UI education a ‘responsibility’ to solve world hunger, according to Tom Vilsack


Tyler Courtney | The Daily Illin

U.S. Secretary of Agriculture Tom Vilsack speaks on “The Role of Public Research Universities in Addressing International Food Security” at Alice Campbell Alumni Center on Thursday.

By Marijo Enderle

Tweet: U.S. Secretary of Agriculture Tom Vilsack calls on students to solve world hunger now.As some 300 students, faculty and community members sat in the Alice Campbell Alumni Center Thursday, U.S. Secretary of Agriculture Tom Vilsack called on University students to solve hunger in their lifetimes.

“(A University education) is not just an opportunity. It’s a responsibility. It’s a duty,” Vilsack said, highlighting the work of ACES’ international food security initiative.

University faculty and Vilsack visited the UI Energy Farm earlier on Thursday, where Vilsack announced Illinois will receive a $12 million grant to install 428 renewable fuel pumps as part of the USDA Biofuels Infrastructure Partnership.

After announcing the program in May, the USDA received application requests totalling $130 million for the $100 million in available funds.

During his speech Vilsack also underscored contemporary challenges facing the agriculture industry, such as food security, innovations in technology and research, climate change and sustainability efforts.

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He highlighted the agricultural benefits of President Barack Obama’s proposed trade agreement, the Trans-Pacific Partnership, with Australia, Brunei Darussalam, Canada, Chile, Japan, Malaysia, Mexico, New Zealand, Peru, Singapore and Vietnam.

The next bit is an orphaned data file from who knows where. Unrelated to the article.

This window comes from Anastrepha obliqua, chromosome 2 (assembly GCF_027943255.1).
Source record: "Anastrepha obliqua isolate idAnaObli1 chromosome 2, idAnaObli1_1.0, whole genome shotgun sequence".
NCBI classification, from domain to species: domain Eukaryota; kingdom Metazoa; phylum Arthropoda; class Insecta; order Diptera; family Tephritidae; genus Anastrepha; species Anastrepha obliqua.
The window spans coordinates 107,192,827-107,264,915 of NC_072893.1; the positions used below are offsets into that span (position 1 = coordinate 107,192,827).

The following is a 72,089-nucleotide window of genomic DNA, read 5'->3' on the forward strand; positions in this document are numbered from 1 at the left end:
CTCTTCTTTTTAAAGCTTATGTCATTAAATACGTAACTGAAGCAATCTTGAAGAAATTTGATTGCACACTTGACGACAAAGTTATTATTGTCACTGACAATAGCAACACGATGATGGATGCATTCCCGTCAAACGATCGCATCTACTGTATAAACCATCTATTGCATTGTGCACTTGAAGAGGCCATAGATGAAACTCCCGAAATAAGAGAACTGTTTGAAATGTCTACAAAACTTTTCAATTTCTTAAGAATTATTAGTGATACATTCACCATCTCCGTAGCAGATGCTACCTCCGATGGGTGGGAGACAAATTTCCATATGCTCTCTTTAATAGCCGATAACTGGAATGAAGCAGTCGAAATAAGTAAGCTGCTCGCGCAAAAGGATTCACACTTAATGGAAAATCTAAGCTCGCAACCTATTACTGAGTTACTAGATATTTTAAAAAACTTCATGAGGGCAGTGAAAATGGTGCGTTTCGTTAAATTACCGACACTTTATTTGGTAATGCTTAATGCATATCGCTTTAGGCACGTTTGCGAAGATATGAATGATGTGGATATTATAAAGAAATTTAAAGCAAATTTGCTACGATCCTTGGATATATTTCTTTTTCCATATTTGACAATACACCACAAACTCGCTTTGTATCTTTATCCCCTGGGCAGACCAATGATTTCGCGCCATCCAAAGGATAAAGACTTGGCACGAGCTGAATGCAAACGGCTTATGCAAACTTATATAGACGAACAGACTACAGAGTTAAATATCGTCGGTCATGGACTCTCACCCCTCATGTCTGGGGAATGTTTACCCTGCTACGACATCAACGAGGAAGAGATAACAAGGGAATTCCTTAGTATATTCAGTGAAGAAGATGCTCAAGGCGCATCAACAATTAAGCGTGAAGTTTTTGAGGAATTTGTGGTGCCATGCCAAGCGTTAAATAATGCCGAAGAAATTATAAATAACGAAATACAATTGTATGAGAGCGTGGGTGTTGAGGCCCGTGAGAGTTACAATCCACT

The accompanying act, the Trade Promotion Authority, was signed into law on June 29 despite facing significant opposition from democratic leadership, including House Minority Leader Nancy Pelosi.

“It’s often not discussed in the context of international food security, the role of trade,” Vilsack said.

He praised the work of the University’s National Soybean Research Center and said China is the world’s leading soybean importer, because China is not capable today of feeding its own people.

Vilsack said food waste is another concern to international food security because enough food is produced globally to feed everyone. According to the United Nations Environment Programme, 30 percent of all food in the U.S. is thrown away each year.

Before mentioning campus opportunities to reduce food waste, Vilsack promoted the USDA’s FoodKeeper App, which informs users how long food is safe to eat.

“There is an expectation that this next generation embrace this challenge. That they indeed become the first generation of Americans to ensure that we have food security here and everywhere in the world,” he said. “Millions and millions and millions are counting on you.”

During a public comment session, Vilsack responded to questions about China, women and minorities in agriculture, marketing agriculture investment and conservation.

“There’s a conversation that needs to take place,” Vilsack said. “Unfortunately in America today we don’t have conversations. We have debates.”

When an attendee asked whether he would accept a bid for vice president from the eventual Democratic nominee, Vilsack, who ran for president in 2008, laughed and stressed the ethics of keeping government and campaigns separate entities.

Vilsack is the first of two members of President Barack Obama’s cabinet to visit the University during September. Secretary of Education Arne Duncan will visit the Urbana campus on Wednesday to discuss challenges in higher education, including disability resources, as part of his Back-to-School Bus Tour.

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